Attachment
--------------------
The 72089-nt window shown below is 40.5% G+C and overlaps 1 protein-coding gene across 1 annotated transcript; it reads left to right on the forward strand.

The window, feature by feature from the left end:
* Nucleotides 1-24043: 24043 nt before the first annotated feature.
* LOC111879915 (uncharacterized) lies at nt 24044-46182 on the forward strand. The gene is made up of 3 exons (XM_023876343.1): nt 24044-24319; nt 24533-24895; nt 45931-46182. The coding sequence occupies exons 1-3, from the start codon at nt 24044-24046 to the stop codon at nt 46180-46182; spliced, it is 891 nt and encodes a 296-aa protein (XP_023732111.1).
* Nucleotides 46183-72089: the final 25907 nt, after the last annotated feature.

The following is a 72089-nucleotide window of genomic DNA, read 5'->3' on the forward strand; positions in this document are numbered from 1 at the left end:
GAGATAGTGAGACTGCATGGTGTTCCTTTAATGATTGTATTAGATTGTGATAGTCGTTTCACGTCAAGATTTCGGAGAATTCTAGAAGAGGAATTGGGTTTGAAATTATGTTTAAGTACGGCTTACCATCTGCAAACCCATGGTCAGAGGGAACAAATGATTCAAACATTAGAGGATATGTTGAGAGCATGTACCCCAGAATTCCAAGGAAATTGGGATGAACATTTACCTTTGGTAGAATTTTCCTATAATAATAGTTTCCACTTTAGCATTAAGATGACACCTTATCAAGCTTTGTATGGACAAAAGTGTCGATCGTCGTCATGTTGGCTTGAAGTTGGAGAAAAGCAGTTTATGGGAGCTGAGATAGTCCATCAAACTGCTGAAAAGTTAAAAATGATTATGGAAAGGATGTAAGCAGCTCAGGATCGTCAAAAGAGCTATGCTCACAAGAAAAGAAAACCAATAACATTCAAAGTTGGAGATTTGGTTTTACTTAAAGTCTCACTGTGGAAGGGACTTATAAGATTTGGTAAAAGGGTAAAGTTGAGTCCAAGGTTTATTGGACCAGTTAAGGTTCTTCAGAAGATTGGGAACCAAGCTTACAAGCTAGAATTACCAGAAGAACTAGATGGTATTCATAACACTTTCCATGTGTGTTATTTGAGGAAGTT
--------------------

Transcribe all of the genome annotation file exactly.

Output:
The 72089-nt window shown below is 40.5% G+C and overlaps 1 protein-coding gene across 1 annotated transcript; it reads left to right on the forward strand.

The window, feature by feature from the left end:
* Nucleotides 1-24043: 24043 nt before the first annotated feature.
* LOC111879915 (uncharacterized) lies at nt 24044-46182 on the forward strand. The gene is made up of 3 exons (XM_023876343.1): nt 24044-24319; nt 24533-24895; nt 45931-46182. The coding sequence occupies exons 1-3, from the start codon at nt 24044-24046 to the stop codon at nt 46180-46182; spliced, it is 891 nt and encodes a 296-aa protein (XP_023732111.1).
* Nucleotides 46183-72089: the final 25907 nt, after the last annotated feature.

The following is a 72089-nucleotide window of genomic DNA, read 5'->3' on the forward strand; positions in this document are numbered from 1 at the left end:
GAGATAGTGAGACTGCATGGTGTTCCTTTAATGATTGTATTAGATTGTGATAGTCGTTTCACGTCAAGATTTCGGAGAATTCTAGAAGAGGAATTGGGTTTGAAATTATGTTTAAGTACGGCTTACCATCTGCAAACCCATGGTCAGAGGGAACAAATGATTCAAACATTAGAGGATATGTTGAGAGCATGTACCCCAGAATTCCAAGGAAATTGGGATGAACATTTACCTTTGGTAGAATTTTCCTATAATAATAGTTTCCACTTTAGCATTAAGATGACACCTTATCAAGCTTTGTATGGACAAAAGTGTCGATCGTCGTCATGTTGGCTTGAAGTTGGAGAAAAGCAGTTTATGGGAGCTGAGATAGTCCATCAAACTGCTGAAAAGTTAAAAATGATTATGGAAAGGATGTAAGCAGCTCAGGATCGTCAAAAGAGCTATGCTCACAAGAAAAGAAAACCAATAACATTCAAAGTTGGAGATTTGGTTTTACTTAAAGTCTCACTGTGGAAGGGACTTATAAGATTTGGTAAAAGGGTAAAGTTGAGTCCAAGGTTTATTGGACCAGTTAAGGTTCTTCAGAAGATTGGGAACCAAGCTTACAAGCTAGAATTACCAGAAGAACTAGATGGTATTCATAACACTTTCCATGTGTGTTATTTGAGGAAGTT